The Malignant Narcissist: A Joyful Sadist
If you have studied narcissistic personality disorder, you may have heard the term "malignant narcissism." Malignant narcissism is not an actual psychiatric diagnosis—it is more of a proposed subtype of narcissistic personality disorder.
When studying personality disorders in general, it is important to keep in mind that they range from mild to severe, and sometimes they even border on psychosis. Not every antisocial person is a serial killer, and not every narcissistic person has traits of malignant narcissism.
Narcissistic Personality Disorder
According to the Diagnostic and Statistical Manual of Mental Disorders (4th Ed., 2000) narcissistic personality disorder encompasses the following traits:
- A grandiose sense of self-importance
- Preoccupation with fantasies of unlimited success, power, brilliance, beauty or ideal love
- Belief that he/she is “special” and can only be understood by other high-status people
- Requires excessive admiration
- Has a sense of entitlement
- Exploits others
- Lacks empathy
- Is envious and believes others are envious of him/her
- Is arrogant and haughty
About 1% of the general population meet criteria for this disorder, but cases are steadily rising.
Antisocial Personality Disorder
The traits of antisocial personality disorder include:
- Failure to conform to social norms (e.g. laws)
- Deceitfulness (e.g. lying, conning, manipulating)
- Irritability and aggressiveness (e.g. a pattern of fighting, often physical in nature)
- Reckless disregard for the safety of others (e.g. driving recklessly with children in the car)
- Consistently irresponsible behaviors (e.g. doesn’t pay bills, skips from job to job)
- Lack of remorse (e.g. either demonstrates no remorse or demonstrates fake remorse)
You may notice that people with antisocial personality disorder often come across as charming and charismatic. This is part of the manipulation to draw in others who they may exploit and hurt in the future. About 4% of the population meet criteria for antisocial personality disorder and there is a familial pattern noted (DSM-IV TR, 2000). Most of those diagnosed with antisocial personality disorder are male, though females do suffer from it as well. For more detailed information about antisocial personality disorder, please see my article on this topic here.
Malignant Narcissism: Charles Manson?
It is very likely that you have encountered a person who embodies many of these traits. However, it is far less likely that you have encountered a malignant narcissist. You probably have seen or heard of Charles Manson. Those who believe malignant narcissism is a separate entity from narcissistic personality disorder and antisocial personality disorder may give Charles Manson as an example of a malignant narcissist. Watch the video below and then read on for more information about malignant narcissism. Decide for yourself whether Charles Manson and others like him have traits and symptoms that go far beyond those listed for narcissistic and antisocial personality disorder.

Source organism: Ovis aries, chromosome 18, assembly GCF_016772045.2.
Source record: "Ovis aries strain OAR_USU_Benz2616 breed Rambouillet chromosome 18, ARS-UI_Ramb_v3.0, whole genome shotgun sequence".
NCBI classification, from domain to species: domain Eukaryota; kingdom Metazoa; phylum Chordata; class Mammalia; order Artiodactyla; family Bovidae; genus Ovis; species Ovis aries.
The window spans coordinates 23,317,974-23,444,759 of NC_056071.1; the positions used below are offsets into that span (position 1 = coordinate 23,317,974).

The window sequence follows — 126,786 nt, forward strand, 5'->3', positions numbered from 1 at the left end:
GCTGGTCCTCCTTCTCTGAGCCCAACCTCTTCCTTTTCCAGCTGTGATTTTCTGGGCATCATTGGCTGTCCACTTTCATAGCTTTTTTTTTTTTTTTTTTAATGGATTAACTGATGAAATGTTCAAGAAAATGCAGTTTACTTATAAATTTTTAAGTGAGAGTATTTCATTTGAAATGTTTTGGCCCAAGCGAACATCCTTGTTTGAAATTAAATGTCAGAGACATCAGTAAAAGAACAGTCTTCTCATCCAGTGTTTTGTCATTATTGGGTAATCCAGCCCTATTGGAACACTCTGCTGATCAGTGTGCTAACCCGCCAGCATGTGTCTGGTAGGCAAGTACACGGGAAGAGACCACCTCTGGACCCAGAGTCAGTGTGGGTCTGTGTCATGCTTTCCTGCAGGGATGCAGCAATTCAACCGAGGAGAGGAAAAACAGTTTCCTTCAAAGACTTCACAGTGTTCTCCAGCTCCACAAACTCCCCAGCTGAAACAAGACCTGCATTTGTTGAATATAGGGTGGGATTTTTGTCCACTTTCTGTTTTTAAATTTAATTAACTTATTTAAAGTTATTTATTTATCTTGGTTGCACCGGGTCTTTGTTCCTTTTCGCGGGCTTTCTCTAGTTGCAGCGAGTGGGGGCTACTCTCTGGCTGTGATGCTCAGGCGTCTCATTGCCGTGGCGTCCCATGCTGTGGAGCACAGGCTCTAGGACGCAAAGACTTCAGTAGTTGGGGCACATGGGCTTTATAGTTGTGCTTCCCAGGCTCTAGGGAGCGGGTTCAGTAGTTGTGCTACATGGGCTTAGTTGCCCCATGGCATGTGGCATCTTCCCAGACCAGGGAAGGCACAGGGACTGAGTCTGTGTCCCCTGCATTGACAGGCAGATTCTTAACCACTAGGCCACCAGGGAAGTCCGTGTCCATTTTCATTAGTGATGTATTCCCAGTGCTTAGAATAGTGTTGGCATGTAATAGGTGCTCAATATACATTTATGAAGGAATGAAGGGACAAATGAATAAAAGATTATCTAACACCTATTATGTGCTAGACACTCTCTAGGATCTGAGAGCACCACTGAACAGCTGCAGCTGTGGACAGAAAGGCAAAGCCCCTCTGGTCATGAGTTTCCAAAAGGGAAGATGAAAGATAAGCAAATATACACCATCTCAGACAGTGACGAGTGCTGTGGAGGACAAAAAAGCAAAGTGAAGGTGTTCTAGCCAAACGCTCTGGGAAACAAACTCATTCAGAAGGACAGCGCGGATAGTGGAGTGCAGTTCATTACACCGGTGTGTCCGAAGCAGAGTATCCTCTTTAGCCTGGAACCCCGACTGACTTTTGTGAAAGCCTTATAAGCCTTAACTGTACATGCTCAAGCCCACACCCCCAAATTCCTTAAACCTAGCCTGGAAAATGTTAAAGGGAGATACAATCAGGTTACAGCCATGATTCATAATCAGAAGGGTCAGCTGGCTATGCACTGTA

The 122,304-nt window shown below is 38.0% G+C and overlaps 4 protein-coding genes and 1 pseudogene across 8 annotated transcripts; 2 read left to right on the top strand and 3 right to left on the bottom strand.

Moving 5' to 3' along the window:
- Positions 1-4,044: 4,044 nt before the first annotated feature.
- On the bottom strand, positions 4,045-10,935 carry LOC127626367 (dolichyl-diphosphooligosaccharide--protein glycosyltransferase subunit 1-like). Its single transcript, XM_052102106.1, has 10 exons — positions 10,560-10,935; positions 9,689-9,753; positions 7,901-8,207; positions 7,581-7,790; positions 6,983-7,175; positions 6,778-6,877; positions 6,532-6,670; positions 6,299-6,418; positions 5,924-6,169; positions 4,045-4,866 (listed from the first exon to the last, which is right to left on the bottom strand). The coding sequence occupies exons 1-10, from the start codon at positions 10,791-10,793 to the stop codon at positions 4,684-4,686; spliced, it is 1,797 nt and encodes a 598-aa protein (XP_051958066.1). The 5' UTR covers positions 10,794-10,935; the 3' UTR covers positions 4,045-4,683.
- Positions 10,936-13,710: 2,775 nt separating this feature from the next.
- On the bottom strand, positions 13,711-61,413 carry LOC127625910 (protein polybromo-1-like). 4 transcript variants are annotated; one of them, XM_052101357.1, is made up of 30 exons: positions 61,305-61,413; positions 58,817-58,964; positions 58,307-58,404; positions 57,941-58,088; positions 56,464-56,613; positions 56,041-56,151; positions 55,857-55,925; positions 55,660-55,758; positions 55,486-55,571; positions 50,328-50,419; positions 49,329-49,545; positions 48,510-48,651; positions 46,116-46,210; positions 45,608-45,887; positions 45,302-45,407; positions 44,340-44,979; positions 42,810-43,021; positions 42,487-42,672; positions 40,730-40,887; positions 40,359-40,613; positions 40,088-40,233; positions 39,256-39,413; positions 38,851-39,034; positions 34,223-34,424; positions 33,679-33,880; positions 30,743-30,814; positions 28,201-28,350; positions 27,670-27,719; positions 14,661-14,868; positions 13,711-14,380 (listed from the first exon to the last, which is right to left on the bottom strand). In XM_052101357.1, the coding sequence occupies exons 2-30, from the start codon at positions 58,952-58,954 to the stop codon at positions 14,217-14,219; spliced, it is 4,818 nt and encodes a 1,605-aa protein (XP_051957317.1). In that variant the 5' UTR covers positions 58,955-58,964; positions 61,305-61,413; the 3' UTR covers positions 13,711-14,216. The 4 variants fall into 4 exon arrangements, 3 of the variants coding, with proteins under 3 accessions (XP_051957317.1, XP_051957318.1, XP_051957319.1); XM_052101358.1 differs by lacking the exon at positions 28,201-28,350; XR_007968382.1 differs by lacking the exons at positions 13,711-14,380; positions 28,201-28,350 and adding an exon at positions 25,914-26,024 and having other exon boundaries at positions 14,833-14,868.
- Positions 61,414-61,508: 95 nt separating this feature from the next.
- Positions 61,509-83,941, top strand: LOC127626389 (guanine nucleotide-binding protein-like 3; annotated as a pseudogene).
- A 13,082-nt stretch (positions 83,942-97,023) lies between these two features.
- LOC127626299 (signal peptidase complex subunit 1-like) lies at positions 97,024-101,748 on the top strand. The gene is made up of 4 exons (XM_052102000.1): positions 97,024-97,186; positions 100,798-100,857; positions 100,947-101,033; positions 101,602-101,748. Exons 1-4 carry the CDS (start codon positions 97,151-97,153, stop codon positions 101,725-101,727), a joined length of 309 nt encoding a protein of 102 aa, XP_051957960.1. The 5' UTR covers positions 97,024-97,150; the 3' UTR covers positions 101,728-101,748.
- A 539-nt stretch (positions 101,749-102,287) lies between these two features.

Does Charles Manson have:
A malignant narcissist is hypothesized to have:
- Symptoms of narcissism
- Lack of a conscience
- Grandiosity built around aggression
- A psychological need for power
- Enjoyment of cruelty
You might see malignant narcissism in any of these scenarios:
- Serial killers
- Serial rapists
- Severe bullies
- Serial adulterers
Note that many of these are “serial” in nature. That is because personality disorders do not exacerbate and remit like many other mental illness (e.g. bipolar disorder). When a person has a personality disorder, it is for life, especially without intensive psychiatric treatment. The behaviors are largely choices, though some would argue that the biological and environmental factors at play leave little choice in the long-term.
Treatment of Malignant Narcissism
Malignant narcissism is extremely difficult to treat, as the malignant narcissist believes him/herself to be far superior to any doctor or therapist. He would not want another person to have the power to help him. If he were to improve his behavior, he would want to take all the credit for it, but since he is not equipped to deal with his own behavioral problems, it is unlikely his condition will improve with time. In fact, it is likely to worsen. Much of the prison population in the United States is thought to suffer from narcissistic personality disorder, antisocial personality disorder, or malignant narcissism, which seems to be a combination of the two aforementioned disorders. Basically, we do not know how to help this population and our only solution thus far is to imprison them away from people they may harm.
© 2013 Leah Wells-Marshburn